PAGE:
To use or not to use food when the farrier comes to trim your horse’s hooves, now that is the big question. Some people will tell you to avoid feeding your horse food/treats, especially when you have a professional coming out to provide a service. Others will encourage you to give your horse as much as he wants to eat and to feed often. What do you think is the better option? Can food help to keep a horse calm or will it increase frustration and lead to an uncooperative horse? The answer is both, it all depends on how you use it. If used incorrectly it can increase your horse’s frustration and may increase aggression, but if used correctly it can help reduce anxiety, reduce boredom, improve willingness to pick up a hoof and in certain cases it can even reduce aggression.
Before attempting to use food we first need to check with the farrier
When you consider using food when your farrier comes, ask first. Most farriers won’t mind what you use, as long as the horse stands still and cooperates. But sometimes your farrier won’t appreciate it when you feed your horse when he’s busy trimming, since some of the food will usually end up on the farrier along with some horsey slobber. So, before you start feeding your horse food, just check with the farrier and make sure he/she is fine with it. We want the best for our horses and the most positive experience, but we also want to take into consideration the hard-working professionals who put in a lot of effort to help keep our horses happy and healthy.
The biggest mistakes we make when using food during trimming
Before we start adding food to the mix, we have to know the horse we are working with. If you know your horse can be pushy around food, you don’t want to start feeding your horse food while the farrier trims the hooves. This will likely turn into a fight really quickly since your horse will not yet know how to behave calmly around food, this has to be taught first. For horses unfamiliar to positive reinforcement training it’s really important to teach the foundations of this type of training first, teach them the rules of the game and which behaviours you want to see and which not. If we don’t lay this foundation, we can see frustration levels increase which can turn into aggression if we’re not careful. This doesn’t mean our horse is being disrespectful or trying to dominate us, it simply means he doesn’t understand the new type of training yet. We won’t expect a child to learn the contents of a book without first teaching him/her how to read, similarly we can’t expect a horse to be trained with food or to “behave” around food without teaching him how the training works, and without establishing a way to communicate.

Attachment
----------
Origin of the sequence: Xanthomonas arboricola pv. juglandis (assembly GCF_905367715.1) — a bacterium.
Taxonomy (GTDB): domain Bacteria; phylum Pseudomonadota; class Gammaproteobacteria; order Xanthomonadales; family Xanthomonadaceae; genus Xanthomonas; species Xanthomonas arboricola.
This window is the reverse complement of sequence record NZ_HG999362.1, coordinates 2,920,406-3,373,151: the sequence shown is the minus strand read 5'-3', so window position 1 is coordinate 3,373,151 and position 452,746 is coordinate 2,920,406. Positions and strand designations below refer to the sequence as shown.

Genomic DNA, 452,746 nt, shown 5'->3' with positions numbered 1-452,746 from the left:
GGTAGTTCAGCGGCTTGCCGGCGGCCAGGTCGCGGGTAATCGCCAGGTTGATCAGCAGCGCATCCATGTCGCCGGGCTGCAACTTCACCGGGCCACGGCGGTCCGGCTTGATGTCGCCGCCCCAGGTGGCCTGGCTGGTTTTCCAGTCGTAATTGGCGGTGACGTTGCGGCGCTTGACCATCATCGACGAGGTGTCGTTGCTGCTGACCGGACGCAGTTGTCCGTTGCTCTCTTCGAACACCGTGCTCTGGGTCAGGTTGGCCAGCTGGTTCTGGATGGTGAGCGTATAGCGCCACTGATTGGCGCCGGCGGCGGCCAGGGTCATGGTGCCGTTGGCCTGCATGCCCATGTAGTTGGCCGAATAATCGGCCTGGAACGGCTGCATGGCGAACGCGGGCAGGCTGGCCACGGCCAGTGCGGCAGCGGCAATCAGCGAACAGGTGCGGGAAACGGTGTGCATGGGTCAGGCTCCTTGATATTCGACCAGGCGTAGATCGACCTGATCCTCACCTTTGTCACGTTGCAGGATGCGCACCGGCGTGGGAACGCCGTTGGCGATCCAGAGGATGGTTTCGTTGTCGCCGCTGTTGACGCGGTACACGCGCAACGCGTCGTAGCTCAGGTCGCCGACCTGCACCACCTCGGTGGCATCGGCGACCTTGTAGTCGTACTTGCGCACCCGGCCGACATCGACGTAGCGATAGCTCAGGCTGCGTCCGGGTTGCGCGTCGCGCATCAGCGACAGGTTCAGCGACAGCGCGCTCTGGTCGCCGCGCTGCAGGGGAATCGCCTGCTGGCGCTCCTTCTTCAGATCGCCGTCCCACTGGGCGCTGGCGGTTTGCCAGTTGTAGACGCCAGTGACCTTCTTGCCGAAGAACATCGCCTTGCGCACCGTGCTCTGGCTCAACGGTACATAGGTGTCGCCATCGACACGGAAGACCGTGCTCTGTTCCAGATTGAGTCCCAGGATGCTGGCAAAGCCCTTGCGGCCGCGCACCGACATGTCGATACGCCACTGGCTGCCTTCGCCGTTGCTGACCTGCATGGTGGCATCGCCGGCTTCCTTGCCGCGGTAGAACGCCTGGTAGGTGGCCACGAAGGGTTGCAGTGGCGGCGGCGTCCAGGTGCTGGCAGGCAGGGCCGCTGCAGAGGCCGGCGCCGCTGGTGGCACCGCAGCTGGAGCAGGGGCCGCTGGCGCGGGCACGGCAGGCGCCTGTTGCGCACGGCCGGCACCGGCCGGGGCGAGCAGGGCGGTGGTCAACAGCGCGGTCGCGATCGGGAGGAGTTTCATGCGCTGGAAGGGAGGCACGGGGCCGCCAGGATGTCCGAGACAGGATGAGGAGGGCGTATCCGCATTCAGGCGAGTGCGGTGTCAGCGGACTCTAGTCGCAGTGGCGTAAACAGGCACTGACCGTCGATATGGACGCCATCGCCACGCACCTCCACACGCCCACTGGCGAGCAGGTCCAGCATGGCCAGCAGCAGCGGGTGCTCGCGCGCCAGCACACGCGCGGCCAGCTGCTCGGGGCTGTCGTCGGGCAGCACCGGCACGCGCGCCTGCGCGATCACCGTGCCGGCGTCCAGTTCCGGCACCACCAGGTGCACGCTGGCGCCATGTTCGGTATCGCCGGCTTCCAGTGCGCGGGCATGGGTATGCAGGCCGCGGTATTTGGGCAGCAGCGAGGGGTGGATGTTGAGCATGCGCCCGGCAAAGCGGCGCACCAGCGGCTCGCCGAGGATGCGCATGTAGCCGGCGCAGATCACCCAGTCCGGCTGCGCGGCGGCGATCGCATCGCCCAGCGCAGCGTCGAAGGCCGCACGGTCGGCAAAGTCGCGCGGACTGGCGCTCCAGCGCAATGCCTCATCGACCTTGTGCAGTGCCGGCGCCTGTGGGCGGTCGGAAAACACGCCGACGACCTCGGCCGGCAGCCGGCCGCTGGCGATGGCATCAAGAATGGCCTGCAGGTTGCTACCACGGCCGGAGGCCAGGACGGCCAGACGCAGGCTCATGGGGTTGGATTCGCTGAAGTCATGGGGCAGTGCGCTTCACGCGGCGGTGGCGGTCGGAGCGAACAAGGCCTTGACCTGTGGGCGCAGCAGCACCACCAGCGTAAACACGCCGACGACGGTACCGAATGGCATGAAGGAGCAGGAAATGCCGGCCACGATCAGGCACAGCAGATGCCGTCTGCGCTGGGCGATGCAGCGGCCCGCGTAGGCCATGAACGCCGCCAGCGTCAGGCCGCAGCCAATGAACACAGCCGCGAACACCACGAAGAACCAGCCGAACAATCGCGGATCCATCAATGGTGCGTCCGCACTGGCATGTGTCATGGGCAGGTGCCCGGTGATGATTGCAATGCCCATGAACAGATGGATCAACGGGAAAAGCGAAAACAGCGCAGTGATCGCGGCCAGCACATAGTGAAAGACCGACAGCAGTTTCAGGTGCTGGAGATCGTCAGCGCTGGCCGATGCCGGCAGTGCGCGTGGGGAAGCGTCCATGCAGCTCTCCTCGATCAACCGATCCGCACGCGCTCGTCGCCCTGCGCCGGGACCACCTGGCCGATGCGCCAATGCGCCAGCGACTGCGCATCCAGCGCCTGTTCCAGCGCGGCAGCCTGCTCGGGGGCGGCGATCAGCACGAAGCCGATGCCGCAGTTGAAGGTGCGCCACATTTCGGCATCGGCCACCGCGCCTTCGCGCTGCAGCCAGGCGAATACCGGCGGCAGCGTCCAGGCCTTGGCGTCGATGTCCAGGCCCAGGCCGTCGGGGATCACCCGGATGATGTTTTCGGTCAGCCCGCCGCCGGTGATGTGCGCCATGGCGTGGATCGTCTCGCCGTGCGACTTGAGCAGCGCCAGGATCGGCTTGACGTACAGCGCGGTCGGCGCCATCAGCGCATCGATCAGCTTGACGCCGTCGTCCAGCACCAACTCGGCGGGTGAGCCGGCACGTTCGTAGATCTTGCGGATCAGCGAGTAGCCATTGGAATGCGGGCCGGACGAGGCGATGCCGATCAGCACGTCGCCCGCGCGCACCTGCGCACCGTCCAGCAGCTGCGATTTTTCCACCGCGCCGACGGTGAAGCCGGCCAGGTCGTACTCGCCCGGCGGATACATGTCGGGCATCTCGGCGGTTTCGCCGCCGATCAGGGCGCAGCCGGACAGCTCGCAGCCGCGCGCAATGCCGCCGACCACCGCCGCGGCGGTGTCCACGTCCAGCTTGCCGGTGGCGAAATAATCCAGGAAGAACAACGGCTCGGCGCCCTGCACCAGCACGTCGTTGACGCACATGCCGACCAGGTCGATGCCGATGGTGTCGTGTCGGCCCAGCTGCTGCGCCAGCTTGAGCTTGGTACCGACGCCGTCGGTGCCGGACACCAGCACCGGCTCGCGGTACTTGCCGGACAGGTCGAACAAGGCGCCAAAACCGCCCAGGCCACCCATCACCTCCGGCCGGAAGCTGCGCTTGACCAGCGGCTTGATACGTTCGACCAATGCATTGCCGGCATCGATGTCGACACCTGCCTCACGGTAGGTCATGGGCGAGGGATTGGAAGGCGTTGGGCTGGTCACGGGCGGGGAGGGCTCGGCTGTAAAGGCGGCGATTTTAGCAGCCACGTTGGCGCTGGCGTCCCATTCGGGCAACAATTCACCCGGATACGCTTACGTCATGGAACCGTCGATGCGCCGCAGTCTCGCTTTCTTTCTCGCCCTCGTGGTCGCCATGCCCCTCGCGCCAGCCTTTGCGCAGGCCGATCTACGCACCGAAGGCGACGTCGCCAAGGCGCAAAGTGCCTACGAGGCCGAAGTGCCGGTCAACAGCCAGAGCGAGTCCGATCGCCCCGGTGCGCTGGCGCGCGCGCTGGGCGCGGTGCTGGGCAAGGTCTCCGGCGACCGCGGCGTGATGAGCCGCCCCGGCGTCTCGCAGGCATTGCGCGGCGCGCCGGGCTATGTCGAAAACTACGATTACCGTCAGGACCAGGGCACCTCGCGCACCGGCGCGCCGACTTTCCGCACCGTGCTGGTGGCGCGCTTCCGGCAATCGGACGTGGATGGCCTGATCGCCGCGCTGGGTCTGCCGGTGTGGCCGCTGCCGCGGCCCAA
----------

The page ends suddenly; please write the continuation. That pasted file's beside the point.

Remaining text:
Secondly, we also have to educate ourselves and have to have a large toolbox of strategies we can use beforehand. When it comes to feeding while the farrier works on the hooves, we can use different feeding strategies according to what works best for our horse, continuous feeding and variable duration schedule is just two. When one doesn’t give the desired result, we can experiment with others. But we have to do this BEFORE the farrier comes. Usually when things go wrong it’s because we failed to practice the behaviour before the farrier came, and only brought food into the mix on the day of the appointment. This is the biggest mistake we can make because then we don’t know how the horse will react, and the horse is also not prepared for the situation.